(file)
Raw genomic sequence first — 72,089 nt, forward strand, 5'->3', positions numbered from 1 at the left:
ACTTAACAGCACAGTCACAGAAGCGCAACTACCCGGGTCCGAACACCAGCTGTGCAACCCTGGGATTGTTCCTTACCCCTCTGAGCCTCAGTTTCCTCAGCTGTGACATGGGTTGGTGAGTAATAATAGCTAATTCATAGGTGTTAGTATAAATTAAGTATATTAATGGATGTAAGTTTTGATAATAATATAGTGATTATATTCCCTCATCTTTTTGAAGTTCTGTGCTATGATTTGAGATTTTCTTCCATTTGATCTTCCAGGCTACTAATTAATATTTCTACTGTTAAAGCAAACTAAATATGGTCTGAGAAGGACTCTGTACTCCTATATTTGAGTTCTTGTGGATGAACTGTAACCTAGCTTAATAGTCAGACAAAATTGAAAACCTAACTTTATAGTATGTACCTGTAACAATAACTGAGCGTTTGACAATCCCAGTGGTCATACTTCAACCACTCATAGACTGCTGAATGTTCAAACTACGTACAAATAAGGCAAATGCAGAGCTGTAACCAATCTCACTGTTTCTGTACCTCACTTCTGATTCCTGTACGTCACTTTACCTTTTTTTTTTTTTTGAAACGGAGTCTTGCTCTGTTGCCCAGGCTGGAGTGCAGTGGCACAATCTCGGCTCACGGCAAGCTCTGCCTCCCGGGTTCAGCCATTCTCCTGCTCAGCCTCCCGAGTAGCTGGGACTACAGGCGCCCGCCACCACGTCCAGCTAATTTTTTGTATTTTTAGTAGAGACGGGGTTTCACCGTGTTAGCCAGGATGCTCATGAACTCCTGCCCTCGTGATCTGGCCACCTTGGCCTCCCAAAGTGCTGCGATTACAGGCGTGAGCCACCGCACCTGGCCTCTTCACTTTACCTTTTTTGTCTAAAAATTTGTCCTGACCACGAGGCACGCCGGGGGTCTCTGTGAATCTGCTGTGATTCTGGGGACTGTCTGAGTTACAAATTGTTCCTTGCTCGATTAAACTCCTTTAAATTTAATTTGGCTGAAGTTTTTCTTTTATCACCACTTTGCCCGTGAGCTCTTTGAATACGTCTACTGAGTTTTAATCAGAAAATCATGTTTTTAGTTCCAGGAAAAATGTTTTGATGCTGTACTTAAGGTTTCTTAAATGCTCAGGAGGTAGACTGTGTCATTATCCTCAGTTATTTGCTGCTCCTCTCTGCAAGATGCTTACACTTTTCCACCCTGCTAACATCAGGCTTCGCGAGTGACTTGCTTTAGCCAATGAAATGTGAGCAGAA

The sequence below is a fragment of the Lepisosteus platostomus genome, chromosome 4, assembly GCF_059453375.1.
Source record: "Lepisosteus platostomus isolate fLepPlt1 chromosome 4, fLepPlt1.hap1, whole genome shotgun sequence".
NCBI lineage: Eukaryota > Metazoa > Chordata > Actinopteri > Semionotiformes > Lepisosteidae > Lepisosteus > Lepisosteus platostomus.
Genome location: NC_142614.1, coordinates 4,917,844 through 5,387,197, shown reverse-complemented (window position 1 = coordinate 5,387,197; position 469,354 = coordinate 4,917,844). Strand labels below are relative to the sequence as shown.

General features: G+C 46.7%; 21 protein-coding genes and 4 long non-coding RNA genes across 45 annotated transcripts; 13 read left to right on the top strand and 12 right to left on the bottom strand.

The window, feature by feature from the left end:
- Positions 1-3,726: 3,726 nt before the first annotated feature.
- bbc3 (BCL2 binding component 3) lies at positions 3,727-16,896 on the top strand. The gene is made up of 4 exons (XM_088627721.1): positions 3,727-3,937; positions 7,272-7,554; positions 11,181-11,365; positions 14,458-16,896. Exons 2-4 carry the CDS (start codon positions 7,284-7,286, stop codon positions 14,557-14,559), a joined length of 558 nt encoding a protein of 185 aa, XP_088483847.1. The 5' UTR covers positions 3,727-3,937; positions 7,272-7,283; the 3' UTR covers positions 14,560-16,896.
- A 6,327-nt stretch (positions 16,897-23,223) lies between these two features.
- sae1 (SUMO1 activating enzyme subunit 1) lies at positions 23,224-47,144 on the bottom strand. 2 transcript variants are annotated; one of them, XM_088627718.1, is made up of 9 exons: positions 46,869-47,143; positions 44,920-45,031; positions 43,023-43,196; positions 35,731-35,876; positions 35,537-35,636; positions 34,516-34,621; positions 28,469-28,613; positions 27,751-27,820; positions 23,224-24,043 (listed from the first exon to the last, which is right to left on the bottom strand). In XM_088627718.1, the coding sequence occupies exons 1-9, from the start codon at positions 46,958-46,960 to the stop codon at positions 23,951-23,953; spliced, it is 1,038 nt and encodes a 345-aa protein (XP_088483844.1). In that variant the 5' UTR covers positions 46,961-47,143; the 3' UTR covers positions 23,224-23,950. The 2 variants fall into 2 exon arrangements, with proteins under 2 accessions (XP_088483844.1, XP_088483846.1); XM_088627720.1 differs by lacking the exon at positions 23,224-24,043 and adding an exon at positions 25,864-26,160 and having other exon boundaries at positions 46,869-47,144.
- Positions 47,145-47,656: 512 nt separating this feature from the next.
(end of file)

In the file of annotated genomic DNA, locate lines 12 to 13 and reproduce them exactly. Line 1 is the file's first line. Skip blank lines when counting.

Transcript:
- sae1 (SUMO1 activating enzyme subunit 1) lies at positions 23,224-47,144 on the bottom strand. 2 transcript variants are annotated; one of them, XM_088627718.1, is made up of 9 exons: positions 46,869-47,143; positions 44,920-45,031; positions 43,023-43,196; positions 35,731-35,876; positions 35,537-35,636; positions 34,516-34,621; positions 28,469-28,613; positions 27,751-27,820; positions 23,224-24,043 (listed from the first exon to the last, which is right to left on the bottom strand). In XM_088627718.1, the coding sequence occupies exons 1-9, from the start codon at positions 46,958-46,960 to the stop codon at positions 23,951-23,953; spliced, it is 1,038 nt and encodes a 345-aa protein (XP_088483844.1). In that variant the 5' UTR covers positions 46,961-47,143; the 3' UTR covers positions 23,224-23,950. The 2 variants fall into 2 exon arrangements, with proteins under 2 accessions (XP_088483844.1, XP_088483846.1); XM_088627720.1 differs by lacking the exon at positions 23,224-24,043 and adding an exon at positions 25,864-26,160 and having other exon boundaries at positions 46,869-47,144.
- Positions 47,145-47,656: 512 nt separating this feature from the next.